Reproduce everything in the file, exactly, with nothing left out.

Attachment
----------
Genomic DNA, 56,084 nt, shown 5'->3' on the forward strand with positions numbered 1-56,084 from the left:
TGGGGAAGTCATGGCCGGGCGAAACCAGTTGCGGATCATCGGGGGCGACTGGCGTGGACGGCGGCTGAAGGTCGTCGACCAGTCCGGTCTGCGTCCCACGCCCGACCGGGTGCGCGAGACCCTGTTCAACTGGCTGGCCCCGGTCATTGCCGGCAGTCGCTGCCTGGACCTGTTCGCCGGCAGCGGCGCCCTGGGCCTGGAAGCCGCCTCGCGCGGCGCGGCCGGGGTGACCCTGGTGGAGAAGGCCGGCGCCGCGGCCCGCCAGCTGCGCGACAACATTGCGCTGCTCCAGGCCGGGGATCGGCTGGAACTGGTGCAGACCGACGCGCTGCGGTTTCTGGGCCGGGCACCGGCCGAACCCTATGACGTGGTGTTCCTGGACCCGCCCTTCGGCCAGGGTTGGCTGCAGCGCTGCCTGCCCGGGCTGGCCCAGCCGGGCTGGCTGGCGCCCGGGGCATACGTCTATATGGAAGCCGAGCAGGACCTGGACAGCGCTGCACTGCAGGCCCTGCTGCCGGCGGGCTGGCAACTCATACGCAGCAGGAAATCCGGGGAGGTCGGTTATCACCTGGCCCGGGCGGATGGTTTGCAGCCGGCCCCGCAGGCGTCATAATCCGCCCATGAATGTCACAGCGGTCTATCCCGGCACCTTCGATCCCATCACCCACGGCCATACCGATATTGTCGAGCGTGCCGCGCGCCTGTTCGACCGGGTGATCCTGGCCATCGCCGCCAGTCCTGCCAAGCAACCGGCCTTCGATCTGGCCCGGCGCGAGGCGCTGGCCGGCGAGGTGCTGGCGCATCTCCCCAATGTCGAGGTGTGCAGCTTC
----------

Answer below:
Genomic DNA, 56,084 nt, shown 5'->3' on the forward strand with positions numbered 1-56,084 from the left:
TGGGGAAGTCATGGCCGGGCGAAACCAGTTGCGGATCATCGGGGGCGACTGGCGTGGACGGCGGCTGAAGGTCGTCGACCAGTCCGGTCTGCGTCCCACGCCCGACCGGGTGCGCGAGACCCTGTTCAACTGGCTGGCCCCGGTCATTGCCGGCAGTCGCTGCCTGGACCTGTTCGCCGGCAGCGGCGCCCTGGGCCTGGAAGCCGCCTCGCGCGGCGCGGCCGGGGTGACCCTGGTGGAGAAGGCCGGCGCCGCGGCCCGCCAGCTGCGCGACAACATTGCGCTGCTCCAGGCCGGGGATCGGCTGGAACTGGTGCAGACCGACGCGCTGCGGTTTCTGGGCCGGGCACCGGCCGAACCCTATGACGTGGTGTTCCTGGACCCGCCCTTCGGCCAGGGTTGGCTGCAGCGCTGCCTGCCCGGGCTGGCCCAGCCGGGCTGGCTGGCGCCCGGGGCATACGTCTATATGGAAGCCGAGCAGGACCTGGACAGCGCTGCACTGCAGGCCCTGCTGCCGGCGGGCTGGCAACTCATACGCAGCAGGAAATCCGGGGAGGTCGGTTATCACCTGGCCCGGGCGGATGGTTTGCAGCCGGCCCCGCAGGCGTCATAATCCGCCCATGAATGTCACAGCGGTCTATCCCGGCACCTTCGATCCCATCACCCACGGCCATACCGATATTGTCGAGCGTGCCGCGCGCCTGTTCGACCGGGTGATCCTGGCCATCGCCGCCAGTCCTGCCAAGCAACCGGCCTTCGATCTGGCCCGGCGCGAGGCGCTGGCCGGCGAGGTGCTGGCGCATCTCCCCAATGTCGAGGTGTGCAGCTTC